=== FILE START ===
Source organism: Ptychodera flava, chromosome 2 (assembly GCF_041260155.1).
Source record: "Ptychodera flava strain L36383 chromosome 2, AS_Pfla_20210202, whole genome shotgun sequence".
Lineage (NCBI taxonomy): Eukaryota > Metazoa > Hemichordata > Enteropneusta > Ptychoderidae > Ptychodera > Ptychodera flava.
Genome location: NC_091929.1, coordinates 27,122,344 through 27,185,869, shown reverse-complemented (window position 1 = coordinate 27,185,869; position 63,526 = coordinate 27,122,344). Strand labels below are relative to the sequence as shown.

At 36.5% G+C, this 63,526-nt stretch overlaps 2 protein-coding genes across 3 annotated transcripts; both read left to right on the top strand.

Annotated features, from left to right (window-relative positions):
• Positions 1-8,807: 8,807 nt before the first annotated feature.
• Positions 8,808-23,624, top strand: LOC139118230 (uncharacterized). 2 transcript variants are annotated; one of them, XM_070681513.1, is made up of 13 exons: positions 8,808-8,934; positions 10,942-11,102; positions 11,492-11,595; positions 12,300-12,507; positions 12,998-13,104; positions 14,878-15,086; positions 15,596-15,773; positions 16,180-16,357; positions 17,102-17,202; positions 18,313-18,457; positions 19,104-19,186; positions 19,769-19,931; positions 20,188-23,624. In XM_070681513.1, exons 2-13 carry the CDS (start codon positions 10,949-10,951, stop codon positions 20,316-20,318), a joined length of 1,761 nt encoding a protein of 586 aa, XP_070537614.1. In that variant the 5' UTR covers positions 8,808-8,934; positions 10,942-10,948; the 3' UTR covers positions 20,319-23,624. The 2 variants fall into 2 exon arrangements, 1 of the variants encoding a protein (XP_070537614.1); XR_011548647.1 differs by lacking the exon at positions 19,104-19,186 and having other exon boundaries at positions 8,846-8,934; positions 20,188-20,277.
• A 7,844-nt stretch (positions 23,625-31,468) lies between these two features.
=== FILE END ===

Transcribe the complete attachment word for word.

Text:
Source organism: Ptychodera flava, chromosome 2 (assembly GCF_041260155.1).
Source record: "Ptychodera flava strain L36383 chromosome 2, AS_Pfla_20210202, whole genome shotgun sequence".
Lineage (NCBI taxonomy): Eukaryota > Metazoa > Hemichordata > Enteropneusta > Ptychoderidae > Ptychodera > Ptychodera flava.
Genome location: NC_091929.1, coordinates 27,122,344 through 27,185,869, shown reverse-complemented (window position 1 = coordinate 27,185,869; position 63,526 = coordinate 27,122,344). Strand labels below are relative to the sequence as shown.

At 36.5% G+C, this 63,526-nt stretch overlaps 2 protein-coding genes across 3 annotated transcripts; both read left to right on the top strand.

Annotated features, from left to right (window-relative positions):
• Positions 1-8,807: 8,807 nt before the first annotated feature.
• Positions 8,808-23,624, top strand: LOC139118230 (uncharacterized). 2 transcript variants are annotated; one of them, XM_070681513.1, is made up of 13 exons: positions 8,808-8,934; positions 10,942-11,102; positions 11,492-11,595; positions 12,300-12,507; positions 12,998-13,104; positions 14,878-15,086; positions 15,596-15,773; positions 16,180-16,357; positions 17,102-17,202; positions 18,313-18,457; positions 19,104-19,186; positions 19,769-19,931; positions 20,188-23,624. In XM_070681513.1, exons 2-13 carry the CDS (start codon positions 10,949-10,951, stop codon positions 20,316-20,318), a joined length of 1,761 nt encoding a protein of 586 aa, XP_070537614.1. In that variant the 5' UTR covers positions 8,808-8,934; positions 10,942-10,948; the 3' UTR covers positions 20,319-23,624. The 2 variants fall into 2 exon arrangements, 1 of the variants encoding a protein (XP_070537614.1); XR_011548647.1 differs by lacking the exon at positions 19,104-19,186 and having other exon boundaries at positions 8,846-8,934; positions 20,188-20,277.
• A 7,844-nt stretch (positions 23,625-31,468) lies between these two features.